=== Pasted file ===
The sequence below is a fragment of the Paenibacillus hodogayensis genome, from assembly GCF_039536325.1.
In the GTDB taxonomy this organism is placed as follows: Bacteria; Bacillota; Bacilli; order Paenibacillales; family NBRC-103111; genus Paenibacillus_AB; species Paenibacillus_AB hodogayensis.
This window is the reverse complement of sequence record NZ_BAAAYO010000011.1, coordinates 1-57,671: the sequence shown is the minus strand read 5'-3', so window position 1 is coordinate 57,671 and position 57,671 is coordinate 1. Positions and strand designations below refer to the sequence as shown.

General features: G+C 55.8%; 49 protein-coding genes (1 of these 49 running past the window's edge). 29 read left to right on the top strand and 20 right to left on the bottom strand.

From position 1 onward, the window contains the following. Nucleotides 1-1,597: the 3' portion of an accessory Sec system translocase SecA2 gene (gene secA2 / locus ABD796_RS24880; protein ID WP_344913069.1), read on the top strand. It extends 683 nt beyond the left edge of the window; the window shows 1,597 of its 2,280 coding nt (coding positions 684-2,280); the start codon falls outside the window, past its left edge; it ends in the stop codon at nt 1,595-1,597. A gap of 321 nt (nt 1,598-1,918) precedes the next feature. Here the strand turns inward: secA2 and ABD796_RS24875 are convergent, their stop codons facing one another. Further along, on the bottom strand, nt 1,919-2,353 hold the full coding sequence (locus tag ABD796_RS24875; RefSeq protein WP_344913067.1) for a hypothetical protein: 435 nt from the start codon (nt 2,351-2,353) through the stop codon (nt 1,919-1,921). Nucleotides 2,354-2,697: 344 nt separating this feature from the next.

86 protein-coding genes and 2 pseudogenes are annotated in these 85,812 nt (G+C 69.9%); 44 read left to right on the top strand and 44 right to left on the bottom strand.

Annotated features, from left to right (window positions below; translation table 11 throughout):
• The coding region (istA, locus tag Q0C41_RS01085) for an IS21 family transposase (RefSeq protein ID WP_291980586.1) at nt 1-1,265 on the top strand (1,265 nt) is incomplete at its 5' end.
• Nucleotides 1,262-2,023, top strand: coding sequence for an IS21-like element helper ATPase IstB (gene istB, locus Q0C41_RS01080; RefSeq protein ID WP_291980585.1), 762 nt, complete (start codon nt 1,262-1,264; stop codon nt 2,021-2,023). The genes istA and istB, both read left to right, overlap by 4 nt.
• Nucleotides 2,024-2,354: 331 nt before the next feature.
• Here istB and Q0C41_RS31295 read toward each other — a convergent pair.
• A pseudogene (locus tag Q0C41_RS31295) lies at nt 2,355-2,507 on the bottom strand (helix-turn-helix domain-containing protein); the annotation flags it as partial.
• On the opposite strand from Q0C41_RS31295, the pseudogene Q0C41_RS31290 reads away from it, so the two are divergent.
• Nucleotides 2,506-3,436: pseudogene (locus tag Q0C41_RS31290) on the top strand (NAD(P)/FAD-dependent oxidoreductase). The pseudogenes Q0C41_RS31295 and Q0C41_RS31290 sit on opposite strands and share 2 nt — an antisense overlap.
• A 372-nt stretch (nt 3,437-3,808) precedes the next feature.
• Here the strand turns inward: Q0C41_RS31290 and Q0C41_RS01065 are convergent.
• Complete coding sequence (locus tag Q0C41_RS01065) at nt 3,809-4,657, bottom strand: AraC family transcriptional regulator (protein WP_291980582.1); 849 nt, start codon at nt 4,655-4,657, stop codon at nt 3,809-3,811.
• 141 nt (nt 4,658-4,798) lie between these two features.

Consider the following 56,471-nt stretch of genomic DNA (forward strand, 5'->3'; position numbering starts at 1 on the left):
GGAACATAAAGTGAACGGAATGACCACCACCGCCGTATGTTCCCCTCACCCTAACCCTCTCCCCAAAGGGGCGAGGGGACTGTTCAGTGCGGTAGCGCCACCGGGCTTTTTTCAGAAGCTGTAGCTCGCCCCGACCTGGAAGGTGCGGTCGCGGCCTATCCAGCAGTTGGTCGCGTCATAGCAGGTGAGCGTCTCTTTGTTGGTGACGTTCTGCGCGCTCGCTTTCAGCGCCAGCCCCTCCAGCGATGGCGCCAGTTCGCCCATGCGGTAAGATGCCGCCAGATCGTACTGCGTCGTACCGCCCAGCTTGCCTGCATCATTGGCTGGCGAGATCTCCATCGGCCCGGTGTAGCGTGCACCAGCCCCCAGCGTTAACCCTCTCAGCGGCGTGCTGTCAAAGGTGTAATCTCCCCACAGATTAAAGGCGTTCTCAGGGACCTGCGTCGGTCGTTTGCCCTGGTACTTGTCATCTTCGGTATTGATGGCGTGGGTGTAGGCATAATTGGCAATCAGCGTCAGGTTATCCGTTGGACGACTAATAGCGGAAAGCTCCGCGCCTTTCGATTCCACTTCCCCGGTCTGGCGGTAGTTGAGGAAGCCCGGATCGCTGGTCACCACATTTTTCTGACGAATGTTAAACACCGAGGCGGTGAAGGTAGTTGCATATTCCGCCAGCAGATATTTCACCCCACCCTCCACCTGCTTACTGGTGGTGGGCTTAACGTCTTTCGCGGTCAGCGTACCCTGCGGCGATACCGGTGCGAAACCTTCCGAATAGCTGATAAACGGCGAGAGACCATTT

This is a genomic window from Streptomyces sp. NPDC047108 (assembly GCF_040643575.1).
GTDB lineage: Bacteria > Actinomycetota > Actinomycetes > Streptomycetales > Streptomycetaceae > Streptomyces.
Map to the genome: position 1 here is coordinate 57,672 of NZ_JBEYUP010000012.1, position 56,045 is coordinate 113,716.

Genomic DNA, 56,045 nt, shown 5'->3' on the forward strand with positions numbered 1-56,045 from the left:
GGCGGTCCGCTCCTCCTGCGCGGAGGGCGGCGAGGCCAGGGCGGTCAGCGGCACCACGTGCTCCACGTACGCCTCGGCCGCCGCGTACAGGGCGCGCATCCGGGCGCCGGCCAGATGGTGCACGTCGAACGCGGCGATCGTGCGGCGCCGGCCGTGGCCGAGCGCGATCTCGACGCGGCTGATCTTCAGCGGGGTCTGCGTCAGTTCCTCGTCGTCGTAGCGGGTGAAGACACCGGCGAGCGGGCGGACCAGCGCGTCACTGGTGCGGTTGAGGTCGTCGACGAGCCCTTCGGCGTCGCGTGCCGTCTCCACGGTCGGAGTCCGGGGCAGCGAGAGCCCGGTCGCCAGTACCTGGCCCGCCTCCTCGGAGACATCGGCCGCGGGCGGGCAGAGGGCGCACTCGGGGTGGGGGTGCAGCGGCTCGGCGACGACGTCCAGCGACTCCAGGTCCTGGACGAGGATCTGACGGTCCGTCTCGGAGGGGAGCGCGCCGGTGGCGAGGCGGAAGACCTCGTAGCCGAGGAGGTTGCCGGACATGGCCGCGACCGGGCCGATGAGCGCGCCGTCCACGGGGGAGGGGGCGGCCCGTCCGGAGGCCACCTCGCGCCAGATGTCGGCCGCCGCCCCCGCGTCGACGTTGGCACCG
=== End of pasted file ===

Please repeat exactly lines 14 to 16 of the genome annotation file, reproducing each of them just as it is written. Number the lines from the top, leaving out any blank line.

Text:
• Nucleotides 2,506-3,436: pseudogene (locus tag Q0C41_RS31290) on the top strand (NAD(P)/FAD-dependent oxidoreductase). The pseudogenes Q0C41_RS31295 and Q0C41_RS31290 sit on opposite strands and share 2 nt — an antisense overlap.
• A 372-nt stretch (nt 3,437-3,808) precedes the next feature.
• Here the strand turns inward: Q0C41_RS31290 and Q0C41_RS01065 are convergent.